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Hastings' Dictionary of the New Testament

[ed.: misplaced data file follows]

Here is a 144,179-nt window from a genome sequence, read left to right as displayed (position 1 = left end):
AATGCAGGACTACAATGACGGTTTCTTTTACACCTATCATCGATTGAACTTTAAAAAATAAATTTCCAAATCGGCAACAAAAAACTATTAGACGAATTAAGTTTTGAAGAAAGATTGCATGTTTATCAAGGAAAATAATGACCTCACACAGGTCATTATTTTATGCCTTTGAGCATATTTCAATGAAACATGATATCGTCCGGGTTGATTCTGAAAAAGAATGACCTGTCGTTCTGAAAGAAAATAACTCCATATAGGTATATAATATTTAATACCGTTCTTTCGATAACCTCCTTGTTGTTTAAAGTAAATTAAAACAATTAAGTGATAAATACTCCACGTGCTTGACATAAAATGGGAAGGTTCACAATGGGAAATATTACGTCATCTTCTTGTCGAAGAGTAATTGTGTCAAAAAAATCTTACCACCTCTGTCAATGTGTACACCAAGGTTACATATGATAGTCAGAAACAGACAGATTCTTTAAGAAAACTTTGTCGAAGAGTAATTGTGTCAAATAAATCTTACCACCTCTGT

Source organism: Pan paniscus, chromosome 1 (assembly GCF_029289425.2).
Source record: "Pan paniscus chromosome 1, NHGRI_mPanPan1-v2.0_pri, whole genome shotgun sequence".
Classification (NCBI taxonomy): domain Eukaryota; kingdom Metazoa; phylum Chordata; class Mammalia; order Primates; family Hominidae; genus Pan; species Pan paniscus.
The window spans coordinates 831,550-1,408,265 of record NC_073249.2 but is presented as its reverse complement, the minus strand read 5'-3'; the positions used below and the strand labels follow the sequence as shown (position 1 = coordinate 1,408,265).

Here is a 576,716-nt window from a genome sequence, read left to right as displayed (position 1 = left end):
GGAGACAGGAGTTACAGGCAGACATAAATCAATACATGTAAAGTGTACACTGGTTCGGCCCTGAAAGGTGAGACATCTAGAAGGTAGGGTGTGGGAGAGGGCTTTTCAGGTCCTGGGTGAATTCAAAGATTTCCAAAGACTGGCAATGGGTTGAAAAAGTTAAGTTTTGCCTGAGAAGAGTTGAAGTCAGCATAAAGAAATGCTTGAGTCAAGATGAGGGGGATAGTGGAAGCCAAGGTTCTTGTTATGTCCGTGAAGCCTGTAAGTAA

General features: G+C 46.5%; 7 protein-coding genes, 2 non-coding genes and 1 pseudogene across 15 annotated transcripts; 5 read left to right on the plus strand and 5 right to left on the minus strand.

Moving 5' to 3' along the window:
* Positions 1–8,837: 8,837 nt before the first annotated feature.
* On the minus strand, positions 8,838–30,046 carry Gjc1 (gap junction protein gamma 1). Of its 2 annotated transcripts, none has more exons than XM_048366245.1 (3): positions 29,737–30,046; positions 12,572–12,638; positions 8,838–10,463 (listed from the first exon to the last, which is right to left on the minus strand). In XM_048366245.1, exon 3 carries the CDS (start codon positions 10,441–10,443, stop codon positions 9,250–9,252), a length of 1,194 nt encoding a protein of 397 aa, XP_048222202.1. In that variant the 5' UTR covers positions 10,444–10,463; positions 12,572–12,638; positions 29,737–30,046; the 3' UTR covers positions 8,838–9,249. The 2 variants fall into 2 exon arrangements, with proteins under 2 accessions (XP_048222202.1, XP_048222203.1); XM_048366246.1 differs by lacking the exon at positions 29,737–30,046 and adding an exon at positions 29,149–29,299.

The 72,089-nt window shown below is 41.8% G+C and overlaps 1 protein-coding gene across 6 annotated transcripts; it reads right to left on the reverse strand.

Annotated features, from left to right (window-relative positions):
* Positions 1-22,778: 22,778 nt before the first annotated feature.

This was the land of the Macedones, a Doric branch of the Hellenic stock, who settled on the banks of the Haliacmon and Axius, above the Thermaic Gulf, and gradually extended their power over the hill-peoples in the N. and W., as well as the lowland tribes which separated them from the sea. Their enlarged country, with its ‘vast plains, rich mountains, verdant prairies, extended views, very different from those charming little mazes of the Greek site’ (E. Renan, St. Paul, Eng. translation , 1889, p. 82), was a meet nurse for a successful and conquering race. Centuries of undisturbed growth gave them a great reserve of moral as well as material strength. ‘As for Macedonia, it was probably the region the most honest, the most serious, the most pious of the ancient world’ (ib. p. 80). And ere long it had the opportunity of showing its quality. When Greece lay weakened by the mutual jealousy of her city-states and consequent incapacity for concerted action, the genius of Philip of Macedon unified and consolidated a group of free and hardy races, fostered their national spirit, and created the most effective fighting-machine known to antiquity. Entering on a splendid heritage, his greater son achieved the conquest of the world (1 Maccabees 1:1-9). Even a century later, when the Macedonians had to try conclusions with the Romans, whom in many respects they strikingly resembled, their strength and spirit were but little impaired, and ‘with a power in every point of view far inferior’ Hannibal was ‘able to shake Rome to its foundations’ (T. Mommsen, The History of Rome, Eng. translation , 1894, ii. 491). But the bravest armies can do little unless they are efficiently led, and at Cynoscephalae (197 b.c.), and again at Pydna (168), the once invincible phalanx was broken at last.